The version given in the latest Roman Vesperal i
(Ratisbon, 1875) is scarcely recognisable, and p
does not comply with G-uido's conditions in any i
of its sections except the second. [W.S.R.3


VACCAJ, XlcOLA, a prolific composer of Ita-
lian operas, born at Tolentino March 15,
1 790. He passed the first 10 or 1 2 years of
his life at Pesaro, a few more at Rome with the
view to the law, and it was not till his 17th or
iSth year that he threw off this, and took lessons
of Jannaconi in counterpoint. In iSii he went
to Naples and put himself under Paisiello for
dramatic composition, and there wrote a couple
of cantatas and some church music. In 1814 he
brought out his first opera, ' I solitari di Scozia,'
at Naples. The next seven years were passed
at Venice, each one with its opera. None, how-
ever, were sufficiently successful, and he there-
fore took up the teaching of singing, and practised
it in Trieste and in Vienna. In 1 824 he resumed
opera composition, and in 1825 wrote amongst
several others his most favourite work, 'Giulietta
e Romeo,' for Naples. In 1829 he visited Paris,
and stayed there two years as a singing master
in great popularity. He then passed a short
time in London, and in 1 83 1 we again find him
writing operas in Italy, amongst others ' Marco
Visconti' and 'Giovanna Grey' — the latter for
Malibran. In 1838 he succeeded Basili as
head and principal professor of composition of
the Conservatorio of Milan. In 1844 he left his
active duties, returned to Pesaro, and wrote
a fresh opera, ' Virginia,' for the Argentino
Theatre, Rome. It was his last work, and he
died at Pesaro Aug. 5, 1848. His works contain
15 operas besides those mentioned above, 12
Ariette per Camera (Cramer, London), and a
Method (Ricordi). 'Giulietta e Romeo' was
performed at the King's Theatre, Haymarket,
London, April 10, 1832. [G.]

VAET,' Jacques (or Jacob), Flemish com-
poser of the i6th century,^ attached to the im-
perial Kapelle at Vienna in the capacity of
chanter and apparently also of court-composer,
as early as 1520-15 26, when he wrote a motet
' in laudeui serenissimi principis Ferdinandi
archiducis Austriae.' After a long life of this

• The name is also written Vaedl and Waet. Owing to the latter
spelling the composer was often confused with an entirely different
person. Jacques (or Glaches) de Wert, a mistake which appeared
in the first edition of Feiis' Dictionary. Compare the remarks
of M. Vander Straeten. La Musique aux Pays-bas iii. 397 f. ; 1675.

3 Vaet's birthplace is unknown, but one Jean Vaet, who may be of
his family, has l)een discovered u living at Ypres in 1499: Vander
Straeten, i. 120; 1SC7.

service 'he was appointed * obrister Kappel-
meister,' Dec. i, 1564, and died Jan. 8, 1567.
That he remained active as a composer to the
court, is sho\vn by his motet ' in laudem invic-
tissimi Romanorum imperatoris Maximiliani 11.,'
who ascended the throne in July 1564. *Both
motets were printed in P. loannelli's * Novus
Thesaurus Musicus,' Venice, 156S, which also
contains a motet ' in obitum lacobi Vaet.' F,
Haemus, in his 'Poemata' (Antwerp 1578), ha»
an elegy ' in obitum lacobi Vasii, Caesaris Maxi-
miliani archiphonasci,' which is quoted by 'M.
vander Straeten.

*■ Vaet's compositions are principally comprised
in the ' Novus Thesaurus ' just mentioned, which
includes 25 motets, 8 'Salve Regina,' and one
'Te Deum' of his ; and in the five volumes of the
'Thesaurus musicus' published at Nmremberg
in 1564 (all motets). Other motets, 'Sententiae
piae,' etc., appear in several collections of Tylman
Susato, Montanus, Phalesius, and Buchaw ; and c
three French chansons are found respectively in u'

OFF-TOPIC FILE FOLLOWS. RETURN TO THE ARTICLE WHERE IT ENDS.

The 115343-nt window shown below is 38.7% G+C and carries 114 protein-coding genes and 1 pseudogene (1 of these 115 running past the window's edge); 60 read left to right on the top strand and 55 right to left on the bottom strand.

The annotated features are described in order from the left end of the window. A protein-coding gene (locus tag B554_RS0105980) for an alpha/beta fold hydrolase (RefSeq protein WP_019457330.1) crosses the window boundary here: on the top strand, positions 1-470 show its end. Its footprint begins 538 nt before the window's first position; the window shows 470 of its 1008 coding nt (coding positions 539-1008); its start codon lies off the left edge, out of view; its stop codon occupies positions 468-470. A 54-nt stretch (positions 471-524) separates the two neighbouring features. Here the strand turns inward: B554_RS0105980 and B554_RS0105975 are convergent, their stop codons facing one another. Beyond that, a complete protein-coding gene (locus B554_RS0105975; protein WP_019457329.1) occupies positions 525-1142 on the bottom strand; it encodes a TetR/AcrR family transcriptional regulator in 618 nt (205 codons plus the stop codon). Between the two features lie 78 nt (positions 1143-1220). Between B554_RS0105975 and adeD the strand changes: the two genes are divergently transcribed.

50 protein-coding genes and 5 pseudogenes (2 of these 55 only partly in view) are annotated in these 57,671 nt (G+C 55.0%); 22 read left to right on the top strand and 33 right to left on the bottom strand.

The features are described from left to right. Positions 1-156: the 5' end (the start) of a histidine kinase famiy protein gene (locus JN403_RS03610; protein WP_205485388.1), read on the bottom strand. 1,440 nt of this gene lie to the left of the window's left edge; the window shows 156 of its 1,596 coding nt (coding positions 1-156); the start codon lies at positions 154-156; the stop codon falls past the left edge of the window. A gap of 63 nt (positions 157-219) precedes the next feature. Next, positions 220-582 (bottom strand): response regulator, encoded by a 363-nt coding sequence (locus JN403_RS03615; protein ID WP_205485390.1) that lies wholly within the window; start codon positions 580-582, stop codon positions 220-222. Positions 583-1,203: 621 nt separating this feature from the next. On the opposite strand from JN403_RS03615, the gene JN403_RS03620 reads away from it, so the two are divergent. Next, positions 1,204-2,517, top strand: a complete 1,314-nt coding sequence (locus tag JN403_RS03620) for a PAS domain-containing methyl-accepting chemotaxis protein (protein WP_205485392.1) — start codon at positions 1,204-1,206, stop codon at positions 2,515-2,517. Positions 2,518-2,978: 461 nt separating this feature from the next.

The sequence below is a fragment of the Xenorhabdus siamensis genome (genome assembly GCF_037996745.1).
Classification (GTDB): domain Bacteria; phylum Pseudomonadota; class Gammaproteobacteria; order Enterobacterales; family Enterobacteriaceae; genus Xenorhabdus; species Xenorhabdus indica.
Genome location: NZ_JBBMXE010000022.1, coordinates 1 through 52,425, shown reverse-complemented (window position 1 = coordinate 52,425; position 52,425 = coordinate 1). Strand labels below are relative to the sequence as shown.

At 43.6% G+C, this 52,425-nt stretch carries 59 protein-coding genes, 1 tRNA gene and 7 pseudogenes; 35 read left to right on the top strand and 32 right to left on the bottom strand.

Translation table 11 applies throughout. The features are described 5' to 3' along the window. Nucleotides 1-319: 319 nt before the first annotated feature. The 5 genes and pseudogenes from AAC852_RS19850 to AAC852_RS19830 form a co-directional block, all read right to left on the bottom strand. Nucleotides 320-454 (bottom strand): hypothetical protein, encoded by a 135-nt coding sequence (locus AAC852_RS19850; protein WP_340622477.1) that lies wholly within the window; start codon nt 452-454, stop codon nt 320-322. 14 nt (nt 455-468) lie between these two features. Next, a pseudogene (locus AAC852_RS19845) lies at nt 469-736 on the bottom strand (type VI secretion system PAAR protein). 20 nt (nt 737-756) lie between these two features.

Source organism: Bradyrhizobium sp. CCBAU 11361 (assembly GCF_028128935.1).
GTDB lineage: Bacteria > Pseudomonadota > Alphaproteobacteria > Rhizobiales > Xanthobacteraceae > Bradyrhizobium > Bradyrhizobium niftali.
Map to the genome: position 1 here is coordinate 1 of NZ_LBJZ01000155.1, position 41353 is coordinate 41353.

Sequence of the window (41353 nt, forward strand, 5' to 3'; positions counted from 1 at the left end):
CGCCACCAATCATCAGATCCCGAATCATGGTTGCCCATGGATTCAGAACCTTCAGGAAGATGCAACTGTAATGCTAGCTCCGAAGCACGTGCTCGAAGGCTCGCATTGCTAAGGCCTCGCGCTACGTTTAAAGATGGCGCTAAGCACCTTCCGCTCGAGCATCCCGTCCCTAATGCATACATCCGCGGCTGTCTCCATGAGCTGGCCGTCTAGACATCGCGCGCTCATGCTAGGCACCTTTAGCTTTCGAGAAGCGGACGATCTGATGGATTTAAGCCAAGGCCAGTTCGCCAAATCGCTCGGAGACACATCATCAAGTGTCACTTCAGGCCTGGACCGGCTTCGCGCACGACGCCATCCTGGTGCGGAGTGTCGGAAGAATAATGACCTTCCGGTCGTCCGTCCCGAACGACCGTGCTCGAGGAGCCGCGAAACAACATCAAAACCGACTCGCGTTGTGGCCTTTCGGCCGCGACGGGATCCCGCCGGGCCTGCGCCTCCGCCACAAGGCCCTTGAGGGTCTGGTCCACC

Phalesius' first book of 'Chansons' (1554), in; >
Waelrant and Laet's 'Jardin musical' (1556), j
and in Buchaw's 'Harmoniae' (1568). Vaet's (
reputation among ''contemporaries stood very.)
high. Among modem critics, *Fetis admires'
the correctness, want of affectation, and reli-
gious character, of his writing ; he did not care,
like so many of the composers of that time, to
strain after merely learned, or pedantic, effects.
^Ambros, commenting on the richness and no-
bility of Vaet's style, and the variety of his treat-
ment, singles out his 'masterpiece,' the 8-voice
'Te Deum,' and a 'Miserere' in 5 parts, which he i
regards as worthy of special distinction. [R.L.P.] i

VAGANS, ?. e. wandering, uncertain — the old i
name for the Quinta Pars in a mass or motet, i
so called because it was not necessarily ofji
any particular compass, but might be a second!
soprano, or alto, or tenor ; though usually a
tenor. [G.]

acts ; words translated or imitated from the

3 Vander Straeten, v. 79. 102; 1880.

* Compare F^tis Tiil. 291 a (2nd ed.) ; Ambros, Geschichte del
Musik. iii. 324. sVol.I. U9f.

« Eitner. Bibliographie der Musik-Sammelwerke, pp. SS6-888 ; cp
Fetis viii. 291 b.

7 See for instance the extract in Vander Straeten iv. 64 ; 1S78.

8 Vol. viii. 292 ». 9 Vol. iii. 325.


Jermaii of Richard Wagner, music by Dietsch.'^
Produced at the Grand Opera, Paris, Nov. 9,
1842. [G.]

VALENTINI, PiETKO Feancesco, a great
iontrapuntist, scholar of G. M. Nanini ; died
it Rome 1654. Various books of canons, ma-
higals, canzonets, etc., by him, were published
)efore and after his death, of which a list is given
)y F^tis. His canons were his greatest achieve-
nent, and two of them are likely to be referred
o for many years to come. The first, on a line
"rom the Salve Eegina, is given by Kircher
Musurgia, i. 402), and was selected by Mar-
)urg, more than a century later (1763), as the
;heme of seven of his Critical Letters on music, oc-
iupying 50 quarto pages (ii. 89). He speaks of
;he subject of the canon with enthusiasm, as one
>f the most remarkable he had ever known for
jontaining in itself all the possible modifications
lecessary for its almost infinite treatment — for
he same qualities in fact which distinguish the
lubject of Bach's 'Art of Fugue ' and the ' Et
dtam venturi ' of Cherubini's great * Credo. '

The first subject is : —







11 - los tu - OS mi - se - ri - cor - des o